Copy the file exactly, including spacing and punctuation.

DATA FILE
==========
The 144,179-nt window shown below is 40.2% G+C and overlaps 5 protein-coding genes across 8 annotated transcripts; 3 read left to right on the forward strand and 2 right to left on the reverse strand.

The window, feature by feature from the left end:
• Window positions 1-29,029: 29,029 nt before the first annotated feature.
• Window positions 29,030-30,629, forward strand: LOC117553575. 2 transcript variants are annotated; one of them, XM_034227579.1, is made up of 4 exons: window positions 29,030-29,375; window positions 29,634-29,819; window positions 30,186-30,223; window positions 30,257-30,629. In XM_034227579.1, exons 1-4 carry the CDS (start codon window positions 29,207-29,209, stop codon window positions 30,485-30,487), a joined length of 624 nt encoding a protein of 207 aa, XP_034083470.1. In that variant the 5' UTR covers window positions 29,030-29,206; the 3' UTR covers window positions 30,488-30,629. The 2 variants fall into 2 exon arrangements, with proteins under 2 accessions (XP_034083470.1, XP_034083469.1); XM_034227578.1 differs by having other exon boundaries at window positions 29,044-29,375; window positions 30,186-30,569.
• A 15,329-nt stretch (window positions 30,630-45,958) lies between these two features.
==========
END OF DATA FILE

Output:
The 144,179-nt window shown below is 40.2% G+C and overlaps 5 protein-coding genes across 8 annotated transcripts; 3 read left to right on the forward strand and 2 right to left on the reverse strand.

The window, feature by feature from the left end:
• Window positions 1-29,029: 29,029 nt before the first annotated feature.
• Window positions 29,030-30,629, forward strand: LOC117553575. 2 transcript variants are annotated; one of them, XM_034227579.1, is made up of 4 exons: window positions 29,030-29,375; window positions 29,634-29,819; window positions 30,186-30,223; window positions 30,257-30,629. In XM_034227579.1, exons 1-4 carry the CDS (start codon window positions 29,207-29,209, stop codon window positions 30,485-30,487), a joined length of 624 nt encoding a protein of 207 aa, XP_034083470.1. In that variant the 5' UTR covers window positions 29,030-29,206; the 3' UTR covers window positions 30,488-30,629. The 2 variants fall into 2 exon arrangements, with proteins under 2 accessions (XP_034083470.1, XP_034083469.1); XM_034227578.1 differs by having other exon boundaries at window positions 29,044-29,375; window positions 30,186-30,569.
• A 15,329-nt stretch (window positions 30,630-45,958) lies between these two features.